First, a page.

You Lost The Battle, But Did You Really Lose?

My Fall to the Ground

There’s something interesting about getting back up on your feet… a person has a light bulb turn on above their head with the realization of, “Oh okay, I’m ready.”

I still think to myself – how miraculously did I decide to just continue on with my life after the accident as if nothing happened? To notice where I left off before the accident – my goals, aspirations – and trail on with achieving them? As if I took a crazy deadly detour yet now I’m right back on track – all good here!

I just suffered a massive tragedy. I lost hand function. I lost joints. I lost muscle. I lost nerves. I lost skin. I lost education abroad. I lost new explorations. I lost new friendships. I lost time and what was supposed to be – dreams said goodbye to me before I could even say hello!

I remember being in my hospital bed, unable to move an inch or else something would hurt. So I lied completely still while observing my static situation.

My brain was burning with scenarios, questions, and thoughts whenever I stared at my puffy bruised hands filled with pins coming in and out of it.

Like how? What the hell? And what now?

Simply put in how I felt and what you can easily imagine: getting hit by a bus and surviving it.

Have you ever felt that way? Totally blind-sided?

Yeah, I didn’t know what was going to happen next. Was I to be in a wheelchair for the rest of my life? Would I need a caretaker for the rest of my life? Was I not able to work and create my own career and money?

I was pretty set on the fact that my life lost its full value – what I knew of it and what I had planned for it.

But here’s the remedy: TIME.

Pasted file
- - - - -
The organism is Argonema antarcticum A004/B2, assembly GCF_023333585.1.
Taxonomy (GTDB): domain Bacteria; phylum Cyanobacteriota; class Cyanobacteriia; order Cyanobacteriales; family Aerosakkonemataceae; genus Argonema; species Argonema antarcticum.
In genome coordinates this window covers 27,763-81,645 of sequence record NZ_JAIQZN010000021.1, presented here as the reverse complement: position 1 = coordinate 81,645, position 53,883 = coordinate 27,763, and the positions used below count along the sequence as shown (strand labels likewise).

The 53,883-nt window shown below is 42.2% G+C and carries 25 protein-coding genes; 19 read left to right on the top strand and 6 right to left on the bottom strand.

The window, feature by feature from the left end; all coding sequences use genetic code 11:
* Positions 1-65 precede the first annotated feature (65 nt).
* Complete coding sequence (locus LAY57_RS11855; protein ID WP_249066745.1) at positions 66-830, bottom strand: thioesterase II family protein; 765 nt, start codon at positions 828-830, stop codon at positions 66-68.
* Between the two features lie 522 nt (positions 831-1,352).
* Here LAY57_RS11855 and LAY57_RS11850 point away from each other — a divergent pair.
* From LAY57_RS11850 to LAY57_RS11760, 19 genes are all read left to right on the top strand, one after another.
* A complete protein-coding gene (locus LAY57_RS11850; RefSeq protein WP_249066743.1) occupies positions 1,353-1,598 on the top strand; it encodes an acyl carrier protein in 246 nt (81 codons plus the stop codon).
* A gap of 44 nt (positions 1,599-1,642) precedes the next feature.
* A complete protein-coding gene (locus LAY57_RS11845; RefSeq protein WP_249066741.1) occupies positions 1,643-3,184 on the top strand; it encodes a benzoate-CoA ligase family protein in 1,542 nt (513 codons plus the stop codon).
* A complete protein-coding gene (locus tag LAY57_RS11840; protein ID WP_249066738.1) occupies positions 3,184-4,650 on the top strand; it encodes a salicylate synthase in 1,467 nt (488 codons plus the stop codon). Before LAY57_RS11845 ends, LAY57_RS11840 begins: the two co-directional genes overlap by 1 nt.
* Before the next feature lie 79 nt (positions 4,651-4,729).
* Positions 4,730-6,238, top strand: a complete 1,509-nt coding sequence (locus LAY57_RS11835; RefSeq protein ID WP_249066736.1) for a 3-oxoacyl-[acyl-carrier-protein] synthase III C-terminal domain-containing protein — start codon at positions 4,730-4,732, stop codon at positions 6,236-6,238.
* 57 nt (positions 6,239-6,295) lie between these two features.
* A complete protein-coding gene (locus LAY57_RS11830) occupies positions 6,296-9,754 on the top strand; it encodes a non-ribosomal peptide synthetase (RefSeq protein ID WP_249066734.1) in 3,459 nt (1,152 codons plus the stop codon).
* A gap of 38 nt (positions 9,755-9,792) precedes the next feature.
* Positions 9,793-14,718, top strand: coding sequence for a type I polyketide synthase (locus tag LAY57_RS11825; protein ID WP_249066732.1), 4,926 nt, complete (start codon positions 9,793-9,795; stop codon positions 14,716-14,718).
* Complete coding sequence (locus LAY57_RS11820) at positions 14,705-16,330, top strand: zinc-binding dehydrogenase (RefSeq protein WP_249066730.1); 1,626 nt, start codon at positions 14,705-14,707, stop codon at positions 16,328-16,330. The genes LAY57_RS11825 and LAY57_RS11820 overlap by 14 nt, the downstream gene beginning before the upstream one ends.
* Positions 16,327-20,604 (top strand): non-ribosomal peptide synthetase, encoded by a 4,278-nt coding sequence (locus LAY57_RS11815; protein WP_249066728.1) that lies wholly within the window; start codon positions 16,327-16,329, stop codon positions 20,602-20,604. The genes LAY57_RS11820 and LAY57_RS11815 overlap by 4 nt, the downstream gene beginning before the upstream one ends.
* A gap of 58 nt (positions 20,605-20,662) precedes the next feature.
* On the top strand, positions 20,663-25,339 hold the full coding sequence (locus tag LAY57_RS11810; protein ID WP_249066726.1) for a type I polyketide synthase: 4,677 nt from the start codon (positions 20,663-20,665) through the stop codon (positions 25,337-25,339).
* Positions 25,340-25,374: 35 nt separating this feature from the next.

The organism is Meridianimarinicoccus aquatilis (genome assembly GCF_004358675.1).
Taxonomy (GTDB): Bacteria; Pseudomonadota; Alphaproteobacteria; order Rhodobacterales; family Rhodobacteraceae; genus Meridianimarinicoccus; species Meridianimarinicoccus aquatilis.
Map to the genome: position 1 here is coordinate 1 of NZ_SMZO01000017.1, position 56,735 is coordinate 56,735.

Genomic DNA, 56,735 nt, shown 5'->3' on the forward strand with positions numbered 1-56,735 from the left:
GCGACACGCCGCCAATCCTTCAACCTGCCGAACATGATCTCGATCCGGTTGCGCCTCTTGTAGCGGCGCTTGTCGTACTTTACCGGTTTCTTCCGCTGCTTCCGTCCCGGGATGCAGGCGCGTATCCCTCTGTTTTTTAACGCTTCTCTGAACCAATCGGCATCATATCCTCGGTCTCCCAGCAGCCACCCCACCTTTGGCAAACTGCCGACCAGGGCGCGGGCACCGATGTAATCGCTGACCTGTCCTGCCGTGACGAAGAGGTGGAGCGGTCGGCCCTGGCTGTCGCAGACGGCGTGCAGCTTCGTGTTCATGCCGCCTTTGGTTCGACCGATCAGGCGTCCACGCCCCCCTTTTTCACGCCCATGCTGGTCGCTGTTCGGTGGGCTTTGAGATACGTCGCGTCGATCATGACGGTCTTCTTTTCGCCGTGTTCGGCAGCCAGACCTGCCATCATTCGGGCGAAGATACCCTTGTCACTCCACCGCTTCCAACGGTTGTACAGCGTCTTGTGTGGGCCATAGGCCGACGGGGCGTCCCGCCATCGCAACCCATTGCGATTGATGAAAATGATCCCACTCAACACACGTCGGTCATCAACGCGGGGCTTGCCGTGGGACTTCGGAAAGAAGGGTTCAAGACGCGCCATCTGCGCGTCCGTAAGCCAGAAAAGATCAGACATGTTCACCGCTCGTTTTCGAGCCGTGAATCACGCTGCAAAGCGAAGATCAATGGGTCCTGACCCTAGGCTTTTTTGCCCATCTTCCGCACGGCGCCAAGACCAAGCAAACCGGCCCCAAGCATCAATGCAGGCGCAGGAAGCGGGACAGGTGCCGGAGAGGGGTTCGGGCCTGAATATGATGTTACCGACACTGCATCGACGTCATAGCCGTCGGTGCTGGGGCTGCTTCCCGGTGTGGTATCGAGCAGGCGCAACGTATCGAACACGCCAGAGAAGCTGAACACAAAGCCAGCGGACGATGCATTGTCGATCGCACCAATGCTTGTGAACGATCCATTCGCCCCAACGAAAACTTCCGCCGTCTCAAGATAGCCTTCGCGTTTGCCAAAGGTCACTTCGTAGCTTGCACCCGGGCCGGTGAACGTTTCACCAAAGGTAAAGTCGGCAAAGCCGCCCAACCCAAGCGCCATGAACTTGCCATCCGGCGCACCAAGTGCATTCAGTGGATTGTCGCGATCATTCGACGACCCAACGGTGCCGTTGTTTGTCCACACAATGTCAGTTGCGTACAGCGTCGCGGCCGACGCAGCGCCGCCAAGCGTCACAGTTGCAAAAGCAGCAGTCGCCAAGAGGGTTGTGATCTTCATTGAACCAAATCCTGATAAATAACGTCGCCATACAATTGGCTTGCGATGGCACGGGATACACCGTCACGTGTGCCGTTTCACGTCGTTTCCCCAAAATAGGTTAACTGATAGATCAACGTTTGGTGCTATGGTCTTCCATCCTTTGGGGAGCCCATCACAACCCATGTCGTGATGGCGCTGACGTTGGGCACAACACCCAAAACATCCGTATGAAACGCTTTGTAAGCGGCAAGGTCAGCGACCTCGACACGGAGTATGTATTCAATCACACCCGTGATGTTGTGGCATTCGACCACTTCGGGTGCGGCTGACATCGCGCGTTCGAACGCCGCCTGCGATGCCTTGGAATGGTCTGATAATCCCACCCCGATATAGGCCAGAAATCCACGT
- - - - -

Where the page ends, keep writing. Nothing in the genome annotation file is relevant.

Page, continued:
You Lost The Battle, But Did You Really Lose? - Living After Surviving

Allow me to explain…

Time is Your Best Friend

We all overthink in our minds and agree to thought impulses at the very moment, especially in high stake moments, as if this is the only time we have, which is certainly true too since additional time isn’t promised.

But since there is such a thing called “the unknown,” we as human beings decide to make up our own “known” in order to ease our anxiety and waiting. “Answers NOW,” we tell ourselves.

Those overthinking crazy thoughts and scenarios became my numbing medicine. While I was accepting my fate, I was actually being completely patient.

I felt like I was now impervious to pain, chaos, and trauma – how more rock bottom can I go? There’s nothing I can do or worry about, so let me cruise. I wasn’t negative yet I wasn’t positive either. I was neutral cruising – going with the flow.

But then I started living and realized that, “Wait, I can do things now that I couldn’t do before. It’s like magic that my muscles just started working again; I can move this finger now. Oh, I can put up my hair in a ponytail with both hands; I just have to do it this way now. And oh, I just made a fast turn with the steering wheel by doing this hand motion.”

It was all subconsciously happening – the brain and body working together. Walking hand in hand with time, just strolling along.

I guess you can say the numbness wasn’t masking hope or denial; oddly, it was strengthening the acceptance. I relied on time to heal me one way or another without even knowing it or to make me into this adaptable evolving person for natural human survival.

No light bulb above my head, just a process of acceptance and being okay with it.

How’s that for an interesting yet poetic segue to getting back up on your feet and say, “Oh okay, I’m ready.”

If this was confusing, I’m sorry! I’ll probably revisit this topic again later, but for now, just know that time is always on your side no matter what; it’s not an enemy, even if it’s “time” for bad things to happen, because time still ticks on as long as life still moves on.

xo, CHU

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